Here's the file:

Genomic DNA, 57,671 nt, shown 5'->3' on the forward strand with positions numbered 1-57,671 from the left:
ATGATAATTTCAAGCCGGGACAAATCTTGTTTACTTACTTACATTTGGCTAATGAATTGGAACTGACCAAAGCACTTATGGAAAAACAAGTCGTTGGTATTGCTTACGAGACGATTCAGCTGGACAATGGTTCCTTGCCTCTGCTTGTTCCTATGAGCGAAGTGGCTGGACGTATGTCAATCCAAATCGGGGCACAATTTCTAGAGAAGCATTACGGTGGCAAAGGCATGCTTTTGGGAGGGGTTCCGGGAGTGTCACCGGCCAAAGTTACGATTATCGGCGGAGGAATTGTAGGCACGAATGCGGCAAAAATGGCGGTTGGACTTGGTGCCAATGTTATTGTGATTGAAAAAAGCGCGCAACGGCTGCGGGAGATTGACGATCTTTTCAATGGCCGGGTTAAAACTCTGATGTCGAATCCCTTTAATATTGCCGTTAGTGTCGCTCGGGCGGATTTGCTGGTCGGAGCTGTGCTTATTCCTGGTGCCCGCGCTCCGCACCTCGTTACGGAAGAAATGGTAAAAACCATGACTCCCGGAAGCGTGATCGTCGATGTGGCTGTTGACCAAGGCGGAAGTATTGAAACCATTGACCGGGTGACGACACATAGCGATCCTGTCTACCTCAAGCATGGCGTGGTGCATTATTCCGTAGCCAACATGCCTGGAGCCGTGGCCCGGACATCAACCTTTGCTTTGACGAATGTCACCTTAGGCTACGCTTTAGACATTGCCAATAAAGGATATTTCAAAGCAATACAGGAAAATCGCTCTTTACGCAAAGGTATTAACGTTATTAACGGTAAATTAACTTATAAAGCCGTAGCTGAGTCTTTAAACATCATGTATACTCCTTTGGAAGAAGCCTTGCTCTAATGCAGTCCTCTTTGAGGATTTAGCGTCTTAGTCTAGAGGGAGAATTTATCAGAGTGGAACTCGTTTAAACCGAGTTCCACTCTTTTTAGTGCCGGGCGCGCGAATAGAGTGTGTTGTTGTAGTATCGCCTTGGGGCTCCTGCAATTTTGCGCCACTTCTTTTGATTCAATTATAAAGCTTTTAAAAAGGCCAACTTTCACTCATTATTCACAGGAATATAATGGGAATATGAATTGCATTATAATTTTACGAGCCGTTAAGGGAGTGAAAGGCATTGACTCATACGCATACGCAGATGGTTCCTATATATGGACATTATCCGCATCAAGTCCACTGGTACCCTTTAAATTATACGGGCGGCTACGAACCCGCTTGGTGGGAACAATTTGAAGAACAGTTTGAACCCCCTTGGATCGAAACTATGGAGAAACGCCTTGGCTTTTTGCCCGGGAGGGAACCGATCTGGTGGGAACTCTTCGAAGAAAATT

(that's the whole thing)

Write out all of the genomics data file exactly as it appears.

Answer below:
Genomic DNA, 57,671 nt, shown 5'->3' on the forward strand with positions numbered 1-57,671 from the left:
ATGATAATTTCAAGCCGGGACAAATCTTGTTTACTTACTTACATTTGGCTAATGAATTGGAACTGACCAAAGCACTTATGGAAAAACAAGTCGTTGGTATTGCTTACGAGACGATTCAGCTGGACAATGGTTCCTTGCCTCTGCTTGTTCCTATGAGCGAAGTGGCTGGACGTATGTCAATCCAAATCGGGGCACAATTTCTAGAGAAGCATTACGGTGGCAAAGGCATGCTTTTGGGAGGGGTTCCGGGAGTGTCACCGGCCAAAGTTACGATTATCGGCGGAGGAATTGTAGGCACGAATGCGGCAAAAATGGCGGTTGGACTTGGTGCCAATGTTATTGTGATTGAAAAAAGCGCGCAACGGCTGCGGGAGATTGACGATCTTTTCAATGGCCGGGTTAAAACTCTGATGTCGAATCCCTTTAATATTGCCGTTAGTGTCGCTCGGGCGGATTTGCTGGTCGGAGCTGTGCTTATTCCTGGTGCCCGCGCTCCGCACCTCGTTACGGAAGAAATGGTAAAAACCATGACTCCCGGAAGCGTGATCGTCGATGTGGCTGTTGACCAAGGCGGAAGTATTGAAACCATTGACCGGGTGACGACACATAGCGATCCTGTCTACCTCAAGCATGGCGTGGTGCATTATTCCGTAGCCAACATGCCTGGAGCCGTGGCCCGGACATCAACCTTTGCTTTGACGAATGTCACCTTAGGCTACGCTTTAGACATTGCCAATAAAGGATATTTCAAAGCAATACAGGAAAATCGCTCTTTACGCAAAGGTATTAACGTTATTAACGGTAAATTAACTTATAAAGCCGTAGCTGAGTCTTTAAACATCATGTATACTCCTTTGGAAGAAGCCTTGCTCTAATGCAGTCCTCTTTGAGGATTTAGCGTCTTAGTCTAGAGGGAGAATTTATCAGAGTGGAACTCGTTTAAACCGAGTTCCACTCTTTTTAGTGCCGGGCGCGCGAATAGAGTGTGTTGTTGTAGTATCGCCTTGGGGCTCCTGCAATTTTGCGCCACTTCTTTTGATTCAATTATAAAGCTTTTAAAAAGGCCAACTTTCACTCATTATTCACAGGAATATAATGGGAATATGAATTGCATTATAATTTTACGAGCCGTTAAGGGAGTGAAAGGCATTGACTCATACGCATACGCAGATGGTTCCTATATATGGACATTATCCGCATCAAGTCCACTGGTACCCTTTAAATTATACGGGCGGCTACGAACCCGCTTGGTGGGAACAATTTGAAGAACAGTTTGAACCCCCTTGGATCGAAACTATGGAGAAACGCCTTGGCTTTTTGCCCGGGAGGGAACCGATCTGGTGGGAACTCTTCGAAGAAAATT